Session Type: ACR Abstract Session
Session Time: 4:30PM-6:00PM
Background/Purpose: Persistent hyperuricaemia is a prerequisite for gout. However, only 10% of people with hyperuricaemia develop symptomatic gout, whereas 25-35% have asymptomatic monosodium urate (MSU) crystal deposits. Whether these asymptomatic deposits are truly inert, or exert a sub-clinical pro-inflammatory effect is unknown. Since the immune response in gout is mediated primarily by the NLRP3 inflammasome, we hypothesized that the presence of MSU crystals in people with hyperuricaemia but no previous gout flares will initiate changes in the expression of inflammasome-associated genes.
Methods: Individuals recruited into the study were screened for serum urate (SU) levels and presence of MSU crystals within joints by ultrasonography. They were divided into 3 groups: (a) normal SU (< 360µmol/L) without MSU deposits; (b) high SU ( >360µmol/L) without MSU deposits; and (c) high SU with MSU deposits. Peripheral blood was collected in PAXgene blood RNA tubes and total RNA was extracted according to the manufacturer’s protocol. Quantitative RT-PCR was used to analyse the expression of 86 inflammasome and toll-like receptors (TLRs)-associated genes using a customised QIAGEN RT2 Profiler Array. Data were normalised to RPLP0, and the 2-ΔΔCT method was used to calculate fold changes. Differences in relative expression among groups were evaluated using the Kruskal-Wallis H test. P values were corrected for multiple testing using a false discovery rate of 5%. Genes were clustered into four groups, specifically NLRP3 inflammasome-assembly mechanisms, TLRs, NLRP3 inflammasome-effector mechanisms, and inflammasome down-regulators, to evaluate their variation across normouricaemia, hyperuricaemia, and hyperuricaemia with MSU crystal deposits. The models were evaluated using linear regression.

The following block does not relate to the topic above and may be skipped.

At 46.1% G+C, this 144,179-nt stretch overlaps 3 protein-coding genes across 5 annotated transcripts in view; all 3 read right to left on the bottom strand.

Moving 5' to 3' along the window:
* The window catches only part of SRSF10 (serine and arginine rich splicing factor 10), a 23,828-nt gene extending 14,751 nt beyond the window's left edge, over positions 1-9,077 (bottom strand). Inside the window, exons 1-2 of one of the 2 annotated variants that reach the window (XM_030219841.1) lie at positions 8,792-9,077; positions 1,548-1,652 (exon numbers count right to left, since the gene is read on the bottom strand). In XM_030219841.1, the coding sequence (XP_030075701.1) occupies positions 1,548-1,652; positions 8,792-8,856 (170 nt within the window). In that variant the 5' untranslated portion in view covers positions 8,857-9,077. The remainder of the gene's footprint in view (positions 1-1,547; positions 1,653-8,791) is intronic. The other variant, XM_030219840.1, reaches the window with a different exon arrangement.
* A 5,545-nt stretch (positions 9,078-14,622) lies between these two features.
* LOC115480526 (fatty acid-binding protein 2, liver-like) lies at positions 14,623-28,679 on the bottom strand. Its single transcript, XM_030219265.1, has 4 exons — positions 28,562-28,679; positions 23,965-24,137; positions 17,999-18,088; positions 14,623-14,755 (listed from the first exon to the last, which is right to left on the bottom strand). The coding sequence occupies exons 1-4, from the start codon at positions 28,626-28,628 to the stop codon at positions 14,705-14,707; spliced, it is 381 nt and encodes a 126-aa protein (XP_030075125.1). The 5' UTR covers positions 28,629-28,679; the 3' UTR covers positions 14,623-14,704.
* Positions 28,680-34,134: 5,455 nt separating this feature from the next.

Results: After RNA extraction and cDNA synthesis, 92 samples passed the quality control parameters and underwent the expression profiling. There were 31 participants in the normouricaemic group, 44 in the hyperuricaemia only group, and 17 in the hyperuricaemia with MSU crystal deposit group. Out of 86 genes, 13 showed a significant difference among groups (adjusted p value < 0.05). However, only BIRC2, CD40LG, CXCL1, IL-1β, MEFV, NLRP12, PANX1, TNFSF14 and XIAP had a large upregulation (fold change >1.5) in at least one of the high SU groups, compared to the normal SU group (Figure 1). IL-1β had the largest fold changes in both high SU without MSU crystals and high SU with MSU crystals (1.9 and 3.3 respectively). Moreover, from the four gene-groups, the TLRs gene cluster showed the highest R2 (0.458), followed by the NLRP3 inflammasome-effector mechanism (R2=0.371), the R2 for inflammasome-assembly mechanisms and inflammasome negative regulators were 0.244 and 0.233 respectively.
Conclusion: The differences in the expression of immune-associated genes observed in this study suggest that initial MSU crystal deposition within joints, although asymptomatic, initiates the activation of pro-inflammatory mechanisms. These results only reflect systemic responses on gene-expression, and cytokine assay is underway. Further studies are needed to validate these results in synovial fluid samples.
To cite this abstract in AMA style:Sandoval-Plata G, Morgan K, Guetta-Baranes T, Valdes A, Doherty M, Abhishek A. Asymptomatic Monosodium Urate Crystal Deposition Associates with Increased Expression of Pro-Inflammatory Genes [abstract]. Arthritis Rheumatol. 2019; 71 (suppl 10). https://acrabstracts.org/abstract/asymptomatic-monosodium-urate-crystal-deposition-associates-with-increased-expression-of-pro-inflammatory-genes/. Accessed June 5, 2020.
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